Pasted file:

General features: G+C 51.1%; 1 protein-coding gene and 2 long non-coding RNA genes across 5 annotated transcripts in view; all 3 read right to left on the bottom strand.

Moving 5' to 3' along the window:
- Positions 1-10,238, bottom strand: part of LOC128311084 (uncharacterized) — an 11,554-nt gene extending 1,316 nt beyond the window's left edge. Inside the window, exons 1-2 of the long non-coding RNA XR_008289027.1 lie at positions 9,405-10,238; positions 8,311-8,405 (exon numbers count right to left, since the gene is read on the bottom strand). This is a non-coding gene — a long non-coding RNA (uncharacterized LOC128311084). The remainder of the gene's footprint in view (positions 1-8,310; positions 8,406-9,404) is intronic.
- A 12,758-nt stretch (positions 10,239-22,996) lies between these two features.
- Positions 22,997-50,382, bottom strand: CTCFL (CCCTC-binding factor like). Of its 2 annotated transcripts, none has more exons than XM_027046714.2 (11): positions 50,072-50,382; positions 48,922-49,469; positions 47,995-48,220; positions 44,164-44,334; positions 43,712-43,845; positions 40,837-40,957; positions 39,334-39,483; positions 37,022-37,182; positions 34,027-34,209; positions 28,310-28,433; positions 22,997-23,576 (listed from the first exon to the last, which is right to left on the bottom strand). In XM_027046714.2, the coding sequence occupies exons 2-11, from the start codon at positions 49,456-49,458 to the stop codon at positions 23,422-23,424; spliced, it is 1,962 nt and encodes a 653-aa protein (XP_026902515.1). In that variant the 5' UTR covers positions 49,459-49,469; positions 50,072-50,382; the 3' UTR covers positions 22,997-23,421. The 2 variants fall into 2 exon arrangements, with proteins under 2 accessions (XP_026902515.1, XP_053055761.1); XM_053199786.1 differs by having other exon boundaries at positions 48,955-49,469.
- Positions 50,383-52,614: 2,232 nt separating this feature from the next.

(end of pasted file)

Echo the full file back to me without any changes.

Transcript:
General features: G+C 51.1%; 1 protein-coding gene and 2 long non-coding RNA genes across 5 annotated transcripts in view; all 3 read right to left on the bottom strand.

Moving 5' to 3' along the window:
- Positions 1-10,238, bottom strand: part of LOC128311084 (uncharacterized) — an 11,554-nt gene extending 1,316 nt beyond the window's left edge. Inside the window, exons 1-2 of the long non-coding RNA XR_008289027.1 lie at positions 9,405-10,238; positions 8,311-8,405 (exon numbers count right to left, since the gene is read on the bottom strand). This is a non-coding gene — a long non-coding RNA (uncharacterized LOC128311084). The remainder of the gene's footprint in view (positions 1-8,310; positions 8,406-9,404) is intronic.
- A 12,758-nt stretch (positions 10,239-22,996) lies between these two features.
- Positions 22,997-50,382, bottom strand: CTCFL (CCCTC-binding factor like). Of its 2 annotated transcripts, none has more exons than XM_027046714.2 (11): positions 50,072-50,382; positions 48,922-49,469; positions 47,995-48,220; positions 44,164-44,334; positions 43,712-43,845; positions 40,837-40,957; positions 39,334-39,483; positions 37,022-37,182; positions 34,027-34,209; positions 28,310-28,433; positions 22,997-23,576 (listed from the first exon to the last, which is right to left on the bottom strand). In XM_027046714.2, the coding sequence occupies exons 2-11, from the start codon at positions 49,456-49,458 to the stop codon at positions 23,422-23,424; spliced, it is 1,962 nt and encodes a 653-aa protein (XP_026902515.1). In that variant the 5' UTR covers positions 49,459-49,469; positions 50,072-50,382; the 3' UTR covers positions 22,997-23,421. The 2 variants fall into 2 exon arrangements, with proteins under 2 accessions (XP_026902515.1, XP_053055761.1); XM_053199786.1 differs by having other exon boundaries at positions 48,955-49,469.
- Positions 50,383-52,614: 2,232 nt separating this feature from the next.